Monday, February 25, 2013

Not your average catechist

Why is Catechesis of the Good Shepherd (CGS) so awesome?  Two reasons: it respects the intelligence of the child and the catechists are awesome (I'm not tooting my own horn.  Really.)

I'll start by highlight a "problem" with regular religious education programs in parishes.  Most programs rely on volunteers who in the goodness of their hearts offer their time to the children of the parish - this is NOT the problem.  The problem comes down to training and the books.  A lot of the people I know who teach religious education have had the moment where they think, "What the heck am I doing?"  This is the problem.

When I was younger - long before a theology degree - I volunteered to be a catechist at my parish.  I was excited about my faith, but I didn't always know how to convey it to the 8th graders in my care.  Worse yet, I didn't even have a text to work from.  I was told to discuss topics which I was not informed of until the moment I arrived.  On top of this scary scenario, the Director offered no help.  I don't doubt the power of the Holy Spirit to swoop in a fill in all the many gaps, but this was a recipe for disaster.  I managed to flounder through the first part of the year and then I "resigned".  I felt the kids deserved better.  Looking back with the benefit of experience and education, it was a huge mistake that I was even placed with that class.  A significant background check was run on my non-existant criminal history, but there wasn't a background check on my theological and religious knowledge or my ability to teach.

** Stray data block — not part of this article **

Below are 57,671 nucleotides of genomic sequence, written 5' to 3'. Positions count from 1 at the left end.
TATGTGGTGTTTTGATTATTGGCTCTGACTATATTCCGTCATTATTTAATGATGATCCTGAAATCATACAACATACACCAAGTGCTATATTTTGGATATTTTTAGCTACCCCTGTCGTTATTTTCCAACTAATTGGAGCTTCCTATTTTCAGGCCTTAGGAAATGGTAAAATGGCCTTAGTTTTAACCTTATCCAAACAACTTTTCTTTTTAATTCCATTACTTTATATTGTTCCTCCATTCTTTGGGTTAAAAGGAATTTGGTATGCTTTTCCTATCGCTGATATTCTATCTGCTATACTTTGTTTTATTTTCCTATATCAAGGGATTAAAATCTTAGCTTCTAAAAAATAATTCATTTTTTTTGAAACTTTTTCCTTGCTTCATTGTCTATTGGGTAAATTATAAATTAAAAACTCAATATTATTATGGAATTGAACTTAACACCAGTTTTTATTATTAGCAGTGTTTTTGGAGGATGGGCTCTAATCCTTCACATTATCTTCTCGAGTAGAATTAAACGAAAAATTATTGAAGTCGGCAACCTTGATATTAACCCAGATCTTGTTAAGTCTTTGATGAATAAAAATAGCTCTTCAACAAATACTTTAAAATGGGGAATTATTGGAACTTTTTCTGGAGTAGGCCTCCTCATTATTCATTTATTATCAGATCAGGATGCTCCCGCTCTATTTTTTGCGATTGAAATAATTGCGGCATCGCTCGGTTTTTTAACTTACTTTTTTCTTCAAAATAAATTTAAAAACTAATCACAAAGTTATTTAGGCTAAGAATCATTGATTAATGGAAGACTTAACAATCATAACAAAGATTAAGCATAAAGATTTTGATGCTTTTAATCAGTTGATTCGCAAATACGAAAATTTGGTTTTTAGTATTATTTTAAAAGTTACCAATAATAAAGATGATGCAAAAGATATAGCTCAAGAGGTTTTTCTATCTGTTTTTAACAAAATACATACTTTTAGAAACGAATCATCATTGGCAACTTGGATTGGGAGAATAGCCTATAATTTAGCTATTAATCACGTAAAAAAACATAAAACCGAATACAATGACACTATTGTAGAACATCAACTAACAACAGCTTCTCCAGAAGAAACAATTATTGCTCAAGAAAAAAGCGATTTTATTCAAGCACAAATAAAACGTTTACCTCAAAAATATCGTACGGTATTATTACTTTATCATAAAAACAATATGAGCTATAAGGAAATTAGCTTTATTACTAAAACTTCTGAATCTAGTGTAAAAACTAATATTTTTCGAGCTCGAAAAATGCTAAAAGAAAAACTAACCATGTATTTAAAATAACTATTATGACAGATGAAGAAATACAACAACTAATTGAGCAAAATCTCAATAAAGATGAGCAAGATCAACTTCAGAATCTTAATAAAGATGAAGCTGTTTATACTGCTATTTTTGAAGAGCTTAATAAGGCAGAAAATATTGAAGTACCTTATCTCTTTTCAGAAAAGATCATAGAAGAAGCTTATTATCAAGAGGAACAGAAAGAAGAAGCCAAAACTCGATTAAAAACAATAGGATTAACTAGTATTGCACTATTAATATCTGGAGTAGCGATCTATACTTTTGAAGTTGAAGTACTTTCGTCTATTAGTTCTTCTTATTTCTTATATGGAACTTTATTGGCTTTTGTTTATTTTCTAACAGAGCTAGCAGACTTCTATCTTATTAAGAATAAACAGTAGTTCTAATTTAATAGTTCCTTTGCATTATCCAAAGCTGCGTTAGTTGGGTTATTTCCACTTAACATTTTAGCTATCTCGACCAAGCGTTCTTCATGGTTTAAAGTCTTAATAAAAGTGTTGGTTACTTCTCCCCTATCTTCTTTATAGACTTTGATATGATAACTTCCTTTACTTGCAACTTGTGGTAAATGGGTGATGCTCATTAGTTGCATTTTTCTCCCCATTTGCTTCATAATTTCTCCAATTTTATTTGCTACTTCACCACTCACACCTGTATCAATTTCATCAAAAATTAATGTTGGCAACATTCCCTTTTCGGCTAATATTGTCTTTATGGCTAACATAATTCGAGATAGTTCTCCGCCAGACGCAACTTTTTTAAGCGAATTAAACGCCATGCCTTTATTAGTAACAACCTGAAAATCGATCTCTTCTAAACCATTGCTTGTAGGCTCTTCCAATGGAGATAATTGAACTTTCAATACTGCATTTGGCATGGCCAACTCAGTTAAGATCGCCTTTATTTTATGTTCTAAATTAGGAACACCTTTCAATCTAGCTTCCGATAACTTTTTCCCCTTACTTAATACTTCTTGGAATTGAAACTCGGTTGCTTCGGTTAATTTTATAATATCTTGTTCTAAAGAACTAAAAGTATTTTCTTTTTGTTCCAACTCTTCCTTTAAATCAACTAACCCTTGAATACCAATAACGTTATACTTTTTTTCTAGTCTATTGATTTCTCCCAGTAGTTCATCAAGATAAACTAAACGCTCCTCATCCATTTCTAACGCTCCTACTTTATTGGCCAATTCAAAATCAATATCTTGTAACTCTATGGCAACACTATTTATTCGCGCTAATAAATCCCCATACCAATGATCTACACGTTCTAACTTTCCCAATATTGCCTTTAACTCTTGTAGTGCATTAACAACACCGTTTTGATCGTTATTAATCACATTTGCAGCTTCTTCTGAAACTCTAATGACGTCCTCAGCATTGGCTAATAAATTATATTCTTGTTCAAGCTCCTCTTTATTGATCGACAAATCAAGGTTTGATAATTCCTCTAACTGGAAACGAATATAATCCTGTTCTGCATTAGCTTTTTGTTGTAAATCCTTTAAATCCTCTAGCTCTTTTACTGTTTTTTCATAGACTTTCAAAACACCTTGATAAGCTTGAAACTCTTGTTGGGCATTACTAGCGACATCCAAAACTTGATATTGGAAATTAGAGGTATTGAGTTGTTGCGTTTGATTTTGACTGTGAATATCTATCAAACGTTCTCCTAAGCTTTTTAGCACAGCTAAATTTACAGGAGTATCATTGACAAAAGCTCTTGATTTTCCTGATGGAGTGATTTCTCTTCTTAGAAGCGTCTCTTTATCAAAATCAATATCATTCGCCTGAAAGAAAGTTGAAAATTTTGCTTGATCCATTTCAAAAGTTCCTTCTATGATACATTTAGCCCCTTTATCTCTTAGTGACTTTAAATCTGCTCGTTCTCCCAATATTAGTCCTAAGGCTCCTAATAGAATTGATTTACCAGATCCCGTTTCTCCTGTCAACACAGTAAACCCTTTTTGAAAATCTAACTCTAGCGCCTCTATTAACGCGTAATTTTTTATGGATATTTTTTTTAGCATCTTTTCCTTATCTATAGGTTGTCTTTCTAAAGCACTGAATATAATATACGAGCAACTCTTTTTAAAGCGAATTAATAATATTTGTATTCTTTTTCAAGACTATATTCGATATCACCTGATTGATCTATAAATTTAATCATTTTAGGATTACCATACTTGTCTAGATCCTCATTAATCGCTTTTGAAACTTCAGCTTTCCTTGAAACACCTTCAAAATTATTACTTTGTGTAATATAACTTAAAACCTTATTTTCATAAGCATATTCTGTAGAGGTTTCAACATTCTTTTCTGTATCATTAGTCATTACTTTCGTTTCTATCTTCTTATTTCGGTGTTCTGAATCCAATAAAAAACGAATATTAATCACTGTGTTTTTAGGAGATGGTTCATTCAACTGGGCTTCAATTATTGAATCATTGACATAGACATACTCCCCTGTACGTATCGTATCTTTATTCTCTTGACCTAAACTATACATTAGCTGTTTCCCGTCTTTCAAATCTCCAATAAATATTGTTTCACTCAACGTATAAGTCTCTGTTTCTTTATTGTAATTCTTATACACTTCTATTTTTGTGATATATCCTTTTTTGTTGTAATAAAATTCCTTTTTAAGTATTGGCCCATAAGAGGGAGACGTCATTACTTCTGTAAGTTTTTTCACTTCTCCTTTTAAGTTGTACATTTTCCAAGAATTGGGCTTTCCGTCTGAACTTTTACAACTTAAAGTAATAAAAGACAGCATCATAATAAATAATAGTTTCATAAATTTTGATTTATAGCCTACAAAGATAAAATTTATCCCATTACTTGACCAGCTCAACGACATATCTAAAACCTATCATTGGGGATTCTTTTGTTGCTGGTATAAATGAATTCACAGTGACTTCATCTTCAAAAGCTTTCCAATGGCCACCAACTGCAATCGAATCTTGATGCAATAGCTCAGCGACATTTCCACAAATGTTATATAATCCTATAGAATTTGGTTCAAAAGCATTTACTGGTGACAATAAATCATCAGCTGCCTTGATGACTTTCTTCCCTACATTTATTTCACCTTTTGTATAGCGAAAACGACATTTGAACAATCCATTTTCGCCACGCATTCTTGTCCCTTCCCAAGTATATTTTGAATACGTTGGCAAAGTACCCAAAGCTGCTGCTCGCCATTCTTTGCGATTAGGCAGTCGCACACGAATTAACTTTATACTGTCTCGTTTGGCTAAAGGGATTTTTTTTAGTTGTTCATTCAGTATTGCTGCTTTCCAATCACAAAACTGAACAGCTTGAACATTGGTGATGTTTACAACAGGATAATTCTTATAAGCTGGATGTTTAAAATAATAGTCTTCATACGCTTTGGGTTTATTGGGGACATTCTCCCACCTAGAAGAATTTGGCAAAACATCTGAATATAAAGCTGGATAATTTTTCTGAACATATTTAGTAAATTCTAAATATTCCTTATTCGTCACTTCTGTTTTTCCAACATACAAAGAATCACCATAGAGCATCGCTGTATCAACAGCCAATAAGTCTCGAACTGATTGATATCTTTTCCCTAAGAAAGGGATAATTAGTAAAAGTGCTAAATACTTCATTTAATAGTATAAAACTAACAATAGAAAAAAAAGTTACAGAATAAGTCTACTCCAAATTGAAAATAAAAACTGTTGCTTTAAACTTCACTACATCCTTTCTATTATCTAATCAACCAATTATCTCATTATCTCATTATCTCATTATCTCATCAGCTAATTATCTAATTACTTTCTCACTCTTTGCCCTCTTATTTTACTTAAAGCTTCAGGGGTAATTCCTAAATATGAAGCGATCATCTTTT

Don't even get me started on the "textbooks" that are out there.  My biggest beef with the textbooks is that the writers don't respect the intelligence of the child and the faith is watered down.  And, this is why CGS will trump textbook religious education classes everyday of the week.  CGS respects the fact that kids, especially little kids, are sponges.  They delight in learning the proper names for the articles of the Mass or learning a song in Latin.  Furthermore, CGS actually fosters religious experience - communing with God - that a classroom setting can rarely create.

CGS catechists are often volunteers, but they have to make the commitment to complete training.  Each catechist goes through intensive training that is approved by The National of the Association Catechesis of the Good Shepherd USA.  The training is either a 2 week intensive format or a weekend format meeting several times in a year.  Level I training (3-6 year olds) focuses on the most essential elements of the faith: the Mass, the Infancy Narratives, Baptism, several parables of Christ, the Good Shepherd, some of the Old Testament prophecies about Christ, and laying the foundation for the moral life.  Each catechist then creates an album page (lesson plan) for each presentation (lesson) and creates an album (lesson book).  Essentially, each catechist writes her own book that is used to teach the children.  The process of writing each album page helps the catechist to internalize the teaching.  

It is a huge undertaking for a parish to being CGS, but it is definitely worth the effort.  I have written before that Catechesis of the Good Shepherd (CGS) would start a revolution in the Church. I am part of what I like to call the "Rainbow and Sunshine Jesus" generation. American Catholics, of a certain age, were not taught the foundational theology and dogmas of Christ and His Church, rather we got a watered down, feel good, hippy-dippy catechism that had no substance to make us crave Christ and no backbone to support us when life got hard. An entire Catholic generation was lost under the banner of "experimentation".

The Church doesn't need any more experiments; it needs children who know the Good Shepherd.

Wednesday, February 13, 2013

Ash Wednesday 2013